Ocular Therapeutix announced the dosing of the first patient in a phase 1 trial of OTX-TKI (tyrosine kinase inhibitor implant) in patients with wet age-related macular degeneration (AMD). The first patient was dosed at the Sydney Retina Clinic in Sydney, Australia.
“We are excited to announce the first patient has been successfully dosed in our phase 1 program with OTX-TKI, our tyrosine kinase inhibitor implant for the treatment of serious retinal disease,” Michael Goldstein, MD, Chief Medical Officer at Ocular Therapeutix, said in a company news release. “Our trial is primarily intended to demonstrate safety, but we will also evaluate biological activity in patients with increased retinal thickness and measure whether there are decreases over time. Given that TKI’s act upstream of VEGF inhibitors, we believe this phase 1 trial may bring us one step closer to understanding whether TKI’s may represent a next-generation treatment for wet AMD and diabetic macular edema.”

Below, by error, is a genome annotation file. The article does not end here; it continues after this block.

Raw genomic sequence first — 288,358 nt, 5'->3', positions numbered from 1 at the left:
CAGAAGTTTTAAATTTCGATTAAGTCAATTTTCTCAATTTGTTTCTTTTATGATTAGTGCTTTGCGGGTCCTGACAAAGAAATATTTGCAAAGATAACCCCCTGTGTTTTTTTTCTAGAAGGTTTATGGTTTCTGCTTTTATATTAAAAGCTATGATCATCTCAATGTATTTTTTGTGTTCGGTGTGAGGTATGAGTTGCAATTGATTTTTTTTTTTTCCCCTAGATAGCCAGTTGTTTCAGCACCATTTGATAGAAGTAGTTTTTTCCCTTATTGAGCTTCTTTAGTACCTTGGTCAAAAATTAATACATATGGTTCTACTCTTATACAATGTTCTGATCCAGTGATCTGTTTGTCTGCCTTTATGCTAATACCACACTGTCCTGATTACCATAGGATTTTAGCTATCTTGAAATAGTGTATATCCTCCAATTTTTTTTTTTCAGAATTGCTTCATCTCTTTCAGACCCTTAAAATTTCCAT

The phase 1 trial is a multicenter, open-label study testing the safety, durability, and tolerability of OTX-TKI, a bioresorbable hydrogel fiber implant formulated with a tyrosine kinase inhibitor delivered by intravitreal injection to patients with wet AMD. The study will evaluate biological activity by measuring retinal thickness using standard optical coherence tomography and following visual acuity over time.
About OTX-TKI (tyrosine kinase inhibitor implant) Intravitreal Injection
OTX-TKI is a bioresorbable hydrogel formulated with TKI particles in an injectable fiber that can be delivered through a small-gauge, sterile injection needle to the back of the eye. OTX-TKI is designed to deliver drug to the target tissues for a period of up to 9 months, thereby potentially extending the dosing interval from the 1- to 2-month frequency needed with the current standard of care. Preclinical data have demonstrated the ability to deliver TKI to the posterior segment of the eye with sustained pharmacokinetic/pharmacodynamic effect for the treatment of VEGF-induced retinal leakage for a duration of up to 12 months.